Bugatti rumored to be merging with Rimac Automobili
Which makes me a bit sad.
My entire childhood, I grew up idolizing the Bugatti Veyron. Not all the special editions, not the price of the darn thing, but the science, engineering, and brilliance of it all. I distinctly remember when the boys at (then) Top Gear couldn't pronounce the name "Veyron" and were also convinced we would never see 1000 horsepower in a road car. They even mocked the marque for commemorating the Veyron with a £140,000 wristwatch, before the car was actually launched. The rest, as they say, is history.
As a petrolhead then, you just couldn't not love the Veyron. Although some people may think it's pointless, the amount of work and the importance that is associated with that car is undeniable. 16 cylinders, 4 turbos, 1000+ horsepower, 250+ MPH, all while still being surrounded by luxury--the Veyron is really like anything else. The same goes for the Chiron and all the special editions that Bugatti have released. If the collaboration with Rimac becomes a reality, I can't help but think that this brilliance will just not be the same.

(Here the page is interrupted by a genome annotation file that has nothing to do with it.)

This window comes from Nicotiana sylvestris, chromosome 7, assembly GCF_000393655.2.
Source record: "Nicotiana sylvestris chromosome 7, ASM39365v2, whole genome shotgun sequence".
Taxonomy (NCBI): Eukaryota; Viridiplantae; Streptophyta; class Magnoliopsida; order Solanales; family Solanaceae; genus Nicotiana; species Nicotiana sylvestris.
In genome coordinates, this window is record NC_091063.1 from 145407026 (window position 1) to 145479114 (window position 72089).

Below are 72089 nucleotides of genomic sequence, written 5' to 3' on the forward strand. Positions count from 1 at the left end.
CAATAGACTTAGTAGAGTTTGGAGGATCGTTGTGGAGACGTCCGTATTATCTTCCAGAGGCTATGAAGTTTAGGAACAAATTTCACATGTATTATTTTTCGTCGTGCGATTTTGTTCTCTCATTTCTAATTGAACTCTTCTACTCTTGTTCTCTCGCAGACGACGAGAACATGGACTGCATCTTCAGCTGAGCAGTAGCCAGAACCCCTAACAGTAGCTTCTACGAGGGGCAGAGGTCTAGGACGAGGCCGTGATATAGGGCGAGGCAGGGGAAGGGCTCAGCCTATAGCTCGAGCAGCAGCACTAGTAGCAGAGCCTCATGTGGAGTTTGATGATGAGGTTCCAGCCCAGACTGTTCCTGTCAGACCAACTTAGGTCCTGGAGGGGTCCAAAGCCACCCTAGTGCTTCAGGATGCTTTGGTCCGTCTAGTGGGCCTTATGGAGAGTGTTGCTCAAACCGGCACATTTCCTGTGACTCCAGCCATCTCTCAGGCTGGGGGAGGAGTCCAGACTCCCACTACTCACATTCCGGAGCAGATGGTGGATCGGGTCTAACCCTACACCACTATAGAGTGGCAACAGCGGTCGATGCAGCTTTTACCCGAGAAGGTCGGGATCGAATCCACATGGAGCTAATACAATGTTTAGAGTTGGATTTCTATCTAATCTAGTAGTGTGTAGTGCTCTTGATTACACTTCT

Rimac C_Two. Photo courtesy of Rimac Automobili
The most obvious factor would be the inevitable merge to electric power (to compare with the Rimac Concept_2). I don't know about you, but most electric cars don't feel as special to me. Yes, they're ludicrously fast, and are better for the environment, but is it really as exhilarating or as special as a fully-functioning 1500 horsepower petrol engine? The noise, the parts that have to withstand such pressure, the work just to get the power onto the road--everything seems to somehow be less "satisfying" with electric powered cars.
Another interesting part to the story, as mentioned by Mike Duff, is the distribution of shares and plans between other companies and Rimac. According to Duff, Rimac is currently either collaborating or is partly owned (through shares) by Porsche, Koenigsegg, Hyundai, Pininfarina, and others. Perhaps this is encouraging for Bugatti not to immediately switch to electric powertrains, but we'll have to wait and see. Let us hope the 16-cylinder magic remains for the time being--can you imagine a 16-cylinder hybrid?
Photo courtesy of CAR Magazine, 2011.
What do you think of this potential collaboration? Is it more likely to improve the Rimac brand, hurt Bugatti, make the absolute dream machine? Something else? Have I got this completely wrong? Let me know!